Custom Blogger JS

Tuesday, March 22, 2016

Agile Portfolio & Program Management – Part II: Governance

Executive Summary:
Capturing great ideas, obtaining consensus on their definition, objectives, budgets and schedule can be a complex and daunting process within any organization . Using a Kanban board, the Portfolio and Program Management ideation process can be structured to provide organizational oversight without impeding organizational agility.

This article is part of a three part series on Agile Portfolio & Program Management.  In Part I of this article, we discussed how a Kanban board can be applied to Portfolio and Program Management for the capture and approval flow of new ideas and suggestions.  If you haven’t read Part I, I suggest going back and reading it first prior to this article.

Below is the basic Portfolio/Program Management Ideation process we defined for collecting, validating, and preparing ideas for implementation. Note that we included three validation gateways within the validation stage to ensure organizational alignment prior to the launch of complex initiatives.

Figure 4: Portfolio & Program Management Ideation with 3 Validation Gateways

Translating the Ideation Process to a Kanban Board
Here is how we modeled the activities of the the first stage, Idea Capture, on our Ideation Kanban board.

Stage 1: Capture
Figure 5 – Kanban Columns for Idea Capture

Ideas are collected in an Idea Queue or Backlog, selected and prepared by the queue's Portfolio/Program Management product owner, where they are then scheduled for the Initial Evaluation. To learn more about the Initial Evaluation of an idea, refer back to Part I of this article.

Our ideation cards contained the following attributes:
Figure 6 – Sample Ideation Card

Ideation card data is gradually filled in as it moves through the ideation process.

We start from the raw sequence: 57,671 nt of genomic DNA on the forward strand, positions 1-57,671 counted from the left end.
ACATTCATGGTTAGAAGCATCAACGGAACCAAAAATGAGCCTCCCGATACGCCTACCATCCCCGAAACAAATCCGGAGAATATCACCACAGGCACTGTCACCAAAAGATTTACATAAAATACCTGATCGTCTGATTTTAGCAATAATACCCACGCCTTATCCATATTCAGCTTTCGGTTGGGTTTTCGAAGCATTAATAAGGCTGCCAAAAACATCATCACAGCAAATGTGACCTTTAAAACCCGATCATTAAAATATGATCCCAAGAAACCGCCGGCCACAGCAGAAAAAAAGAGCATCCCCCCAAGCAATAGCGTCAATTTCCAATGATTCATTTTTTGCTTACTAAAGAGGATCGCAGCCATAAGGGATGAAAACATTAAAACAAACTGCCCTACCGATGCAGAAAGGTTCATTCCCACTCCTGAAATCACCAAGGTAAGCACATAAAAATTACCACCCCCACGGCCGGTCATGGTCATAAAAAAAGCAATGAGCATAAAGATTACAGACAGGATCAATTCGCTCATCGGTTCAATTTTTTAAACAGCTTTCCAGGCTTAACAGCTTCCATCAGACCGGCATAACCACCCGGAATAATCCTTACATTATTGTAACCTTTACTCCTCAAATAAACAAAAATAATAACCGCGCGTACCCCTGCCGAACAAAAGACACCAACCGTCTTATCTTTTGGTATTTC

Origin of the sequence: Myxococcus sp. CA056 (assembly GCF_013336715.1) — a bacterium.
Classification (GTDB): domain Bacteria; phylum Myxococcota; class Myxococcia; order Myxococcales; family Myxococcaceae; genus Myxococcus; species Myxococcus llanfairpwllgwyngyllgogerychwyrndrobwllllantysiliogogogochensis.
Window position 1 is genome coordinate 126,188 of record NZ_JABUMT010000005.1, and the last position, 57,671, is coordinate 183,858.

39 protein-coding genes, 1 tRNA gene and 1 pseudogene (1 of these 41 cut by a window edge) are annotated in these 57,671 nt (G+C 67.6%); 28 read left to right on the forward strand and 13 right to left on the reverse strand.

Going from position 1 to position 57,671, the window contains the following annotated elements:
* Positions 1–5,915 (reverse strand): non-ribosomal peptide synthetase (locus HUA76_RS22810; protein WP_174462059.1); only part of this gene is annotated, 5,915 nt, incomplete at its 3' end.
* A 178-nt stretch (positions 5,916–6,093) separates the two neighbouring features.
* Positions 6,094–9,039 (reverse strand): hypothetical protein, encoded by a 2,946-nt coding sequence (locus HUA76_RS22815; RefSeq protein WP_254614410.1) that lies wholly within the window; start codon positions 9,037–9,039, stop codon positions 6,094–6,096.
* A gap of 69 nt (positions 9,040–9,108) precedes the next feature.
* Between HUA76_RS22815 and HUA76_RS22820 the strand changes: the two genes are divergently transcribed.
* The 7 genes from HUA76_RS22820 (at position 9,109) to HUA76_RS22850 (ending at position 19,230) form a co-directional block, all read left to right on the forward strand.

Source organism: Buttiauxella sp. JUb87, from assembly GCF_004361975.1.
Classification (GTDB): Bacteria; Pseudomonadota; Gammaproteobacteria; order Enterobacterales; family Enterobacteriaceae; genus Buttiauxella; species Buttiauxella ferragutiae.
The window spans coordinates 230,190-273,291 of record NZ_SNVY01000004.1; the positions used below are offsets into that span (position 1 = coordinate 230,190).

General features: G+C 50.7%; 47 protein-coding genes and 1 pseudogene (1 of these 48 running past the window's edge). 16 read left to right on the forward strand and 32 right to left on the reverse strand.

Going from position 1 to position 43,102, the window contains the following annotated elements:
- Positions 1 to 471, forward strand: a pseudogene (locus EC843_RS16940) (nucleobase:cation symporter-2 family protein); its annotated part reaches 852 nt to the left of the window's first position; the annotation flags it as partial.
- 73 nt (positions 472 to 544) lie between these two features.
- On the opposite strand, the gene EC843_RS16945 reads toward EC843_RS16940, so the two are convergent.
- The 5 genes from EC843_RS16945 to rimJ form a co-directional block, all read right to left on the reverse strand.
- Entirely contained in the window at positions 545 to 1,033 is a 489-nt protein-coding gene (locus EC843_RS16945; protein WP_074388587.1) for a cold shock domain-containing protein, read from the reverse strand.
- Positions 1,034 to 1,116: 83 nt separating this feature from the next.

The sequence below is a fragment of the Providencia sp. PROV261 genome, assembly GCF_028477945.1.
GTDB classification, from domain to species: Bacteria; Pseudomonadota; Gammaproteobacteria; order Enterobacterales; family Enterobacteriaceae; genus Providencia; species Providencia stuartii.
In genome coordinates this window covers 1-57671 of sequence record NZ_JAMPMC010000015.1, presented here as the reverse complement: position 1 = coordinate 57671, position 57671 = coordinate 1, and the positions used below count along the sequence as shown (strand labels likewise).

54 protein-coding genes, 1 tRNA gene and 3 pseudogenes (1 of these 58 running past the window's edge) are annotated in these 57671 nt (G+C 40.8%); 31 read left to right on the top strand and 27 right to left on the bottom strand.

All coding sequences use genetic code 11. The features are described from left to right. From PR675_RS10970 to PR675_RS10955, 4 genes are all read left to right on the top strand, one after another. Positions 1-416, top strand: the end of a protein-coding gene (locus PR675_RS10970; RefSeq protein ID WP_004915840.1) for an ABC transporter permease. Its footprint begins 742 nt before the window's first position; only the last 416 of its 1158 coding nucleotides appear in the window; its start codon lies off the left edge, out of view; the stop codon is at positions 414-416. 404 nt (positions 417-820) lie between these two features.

In the Portfolio/Program Management Initial Evaluation, the Portfolio/Program Management Team determined if the idea can be fast-tracked directly to Project Prep activity, or requires a business case developed for further evaluation.

For those ideas that required further portfolio or program evaluation and analysis, we documented the reason within the ideation card, and the card was moved to the Ready for Business Case Development column of the Kanban board.

We'll begin this discussion from the assumption that a business case is required for this idea and a card for this idea resides in the "Ready for Business Case Development" column of our Kanban board.

Stage 2: Validate - Business Case Development

Figure 7 – Kanban Columns for Validation - Click Image to Zoom

Up until now, our evaluation of ideas has required a limited set of data and informal discussions. Now that we are considering a reasonably sized initiative, we want to provide just enough information to get thru the second gateway in the process, Business Case Development.

Once a card moves to Ready for Business Case Development, a task or tasks can then be assigned to the submitter of the idea, the product manager impacted by the idea, or an appropriate stakeholder, to create the business case deliverables for this item.

Business Case Development
As with this entire process, keep the business case deliverable simple. You should be able to boil it down to reusable template of no more than 1 or 2 pages of PowerPoint slides and some appendices.

Items to consider in your business case are:
  • Impacted business area of the organization
  • Impacted business strategic area or theme
  • A high level description of the suggestion (1 or 2 sentences)
  • The financial investment rationale for the suggestion (1 or 2 sentences)
  • ROI chart by investment, revenue, expenses (1 – 5 year)
  • Scored Costs & Benefits (Fibonacci scored or simply High, Med, Low)
  • Metrics used to gauge success or failure of suggestion
  • Assumptions